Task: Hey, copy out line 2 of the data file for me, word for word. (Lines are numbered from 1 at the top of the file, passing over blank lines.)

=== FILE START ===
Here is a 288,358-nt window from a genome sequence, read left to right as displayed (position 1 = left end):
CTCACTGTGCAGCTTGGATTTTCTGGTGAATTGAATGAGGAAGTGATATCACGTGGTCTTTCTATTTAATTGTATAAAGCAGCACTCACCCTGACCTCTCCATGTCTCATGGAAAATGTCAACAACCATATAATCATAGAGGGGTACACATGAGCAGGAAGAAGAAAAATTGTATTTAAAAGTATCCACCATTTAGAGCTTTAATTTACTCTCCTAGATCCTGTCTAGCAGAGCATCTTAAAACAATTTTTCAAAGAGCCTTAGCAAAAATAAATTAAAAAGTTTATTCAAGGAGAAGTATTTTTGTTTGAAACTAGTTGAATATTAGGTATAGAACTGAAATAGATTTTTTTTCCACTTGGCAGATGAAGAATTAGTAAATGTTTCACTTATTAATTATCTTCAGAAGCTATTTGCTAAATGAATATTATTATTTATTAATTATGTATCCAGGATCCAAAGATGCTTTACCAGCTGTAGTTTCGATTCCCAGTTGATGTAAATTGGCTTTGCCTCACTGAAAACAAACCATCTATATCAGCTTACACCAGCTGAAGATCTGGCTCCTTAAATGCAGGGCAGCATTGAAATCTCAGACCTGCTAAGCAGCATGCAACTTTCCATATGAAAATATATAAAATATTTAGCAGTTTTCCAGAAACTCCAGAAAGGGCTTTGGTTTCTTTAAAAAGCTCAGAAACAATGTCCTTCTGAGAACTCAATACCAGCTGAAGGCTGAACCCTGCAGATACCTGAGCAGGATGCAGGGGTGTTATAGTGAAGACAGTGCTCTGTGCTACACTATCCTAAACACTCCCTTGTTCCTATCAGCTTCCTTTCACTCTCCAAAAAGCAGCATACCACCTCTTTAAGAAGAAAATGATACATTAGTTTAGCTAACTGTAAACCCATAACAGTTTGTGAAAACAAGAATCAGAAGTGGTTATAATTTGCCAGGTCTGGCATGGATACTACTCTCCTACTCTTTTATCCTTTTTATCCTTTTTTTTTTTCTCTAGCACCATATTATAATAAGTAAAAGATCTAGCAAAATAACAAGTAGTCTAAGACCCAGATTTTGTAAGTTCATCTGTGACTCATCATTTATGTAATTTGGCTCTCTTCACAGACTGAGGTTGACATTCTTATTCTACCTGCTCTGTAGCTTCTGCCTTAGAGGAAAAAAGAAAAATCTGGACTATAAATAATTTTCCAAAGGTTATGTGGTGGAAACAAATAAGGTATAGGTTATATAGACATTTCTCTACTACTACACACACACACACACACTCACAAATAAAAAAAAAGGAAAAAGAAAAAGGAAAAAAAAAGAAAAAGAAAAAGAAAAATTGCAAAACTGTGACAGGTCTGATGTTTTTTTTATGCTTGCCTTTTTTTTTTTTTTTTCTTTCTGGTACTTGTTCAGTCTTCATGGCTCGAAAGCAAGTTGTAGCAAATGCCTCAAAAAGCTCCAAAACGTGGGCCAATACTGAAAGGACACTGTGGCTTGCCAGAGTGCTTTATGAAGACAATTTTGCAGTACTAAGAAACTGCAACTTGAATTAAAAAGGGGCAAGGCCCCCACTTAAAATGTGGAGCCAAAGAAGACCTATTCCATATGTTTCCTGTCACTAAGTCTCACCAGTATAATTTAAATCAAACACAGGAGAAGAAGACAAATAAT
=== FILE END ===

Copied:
CTCACTGTGCAGCTTGGATTTTCTGGTGAATTGAATGAGGAAGTGATATCACGTGGTCTTTCTATTTAATTGTATAAAGCAGCACTCACCCTGACCTCTCCATGTCTCATGGAAAATGTCAACAACCATATAATCATAGAGGGGTACACATGAGCAGGAAGAAGAAAAATTGTATTTAAAAGTATCCACCATTTAGAGCTTTAATTTACTCTCCTAGATCCTGTCTAGCAGAGCATCTTAAAACAATTTTTCAAAGAGCCTTAGCAAAAATAAATTAAAAAGTTTATTCAAGGAGAAGTATTTTTGTTTGAAACTAGTTGAATATTAGGTATAGAACTGAAATAGATTTTTTTTCCACTTGGCAGATGAAGAATTAGTAAATGTTTCACTTATTAATTATCTTCAGAAGCTATTTGCTAAATGAATATTATTATTTATTAATTATGTATCCAGGATCCAAAGATGCTTTACCAGCTGTAGTTTCGATTCCCAGTTGATGTAAATTGGCTTTGCCTCACTGAAAACAAACCATCTATATCAGCTTACACCAGCTGAAGATCTGGCTCCTTAAATGCAGGGCAGCATTGAAATCTCAGACCTGCTAAGCAGCATGCAACTTTCCATATGAAAATATATAAAATATTTAGCAGTTTTCCAGAAACTCCAGAAAGGGCTTTGGTTTCTTTAAAAAGCTCAGAAACAATGTCCTTCTGAGAACTCAATACCAGCTGAAGGCTGAACCCTGCAGATACCTGAGCAGGATGCAGGGGTGTTATAGTGAAGACAGTGCTCTGTGCTACACTATCCTAAACACTCCCTTGTTCCTATCAGCTTCCTTTCACTCTCCAAAAAGCAGCATACCACCTCTTTAAGAAGAAAATGATACATTAGTTTAGCTAACTGTAAACCCATAACAGTTTGTGAAAACAAGAATCAGAAGTGGTTATAATTTGCCAGGTCTGGCATGGATACTACTCTCCTACTCTTTTATCCTTTTTATCCTTTTTTTTTTTCTCTAGCACCATATTATAATAAGTAAAAGATCTAGCAAAATAACAAGTAGTCTAAGACCCAGATTTTGTAAGTTCATCTGTGACTCATCATTTATGTAATTTGGCTCTCTTCACAGACTGAGGTTGACATTCTTATTCTACCTGCTCTGTAGCTTCTGCCTTAGAGGAAAAAAGAAAAATCTGGACTATAAATAATTTTCCAAAGGTTATGTGGTGGAAACAAATAAGGTATAGGTTATATAGACATTTCTCTACTACTACACACACACACACACACTCACAAATAAAAAAAAAGGAAAAAGAAAAAGGAAAAAAAAAGAAAAAGAAAAAGAAAAATTGCAAAACTGTGACAGGTCTGATGTTTTTTTTATGCTTGCCTTTTTTTTTTTTTTTTCTTTCTGGTACTTGTTCAGTCTTCATGGCTCGAAAGCAAGTTGTAGCAAATGCCTCAAAAAGCTCCAAAACGTGGGCCAATACTGAAAGGACACTGTGGCTTGCCAGAGTGCTTTATGAAGACAATTTTGCAGTACTAAGAAACTGCAACTTGAATTAAAAAGGGGCAAGGCCCCCACTTAAAATGTGGAGCCAAAGAAGACCTATTCCATATGTTTCCTGTCACTAAGTCTCACCAGTATAATTTAAATCAAACACAGGAGAAGAAGACAAATAAT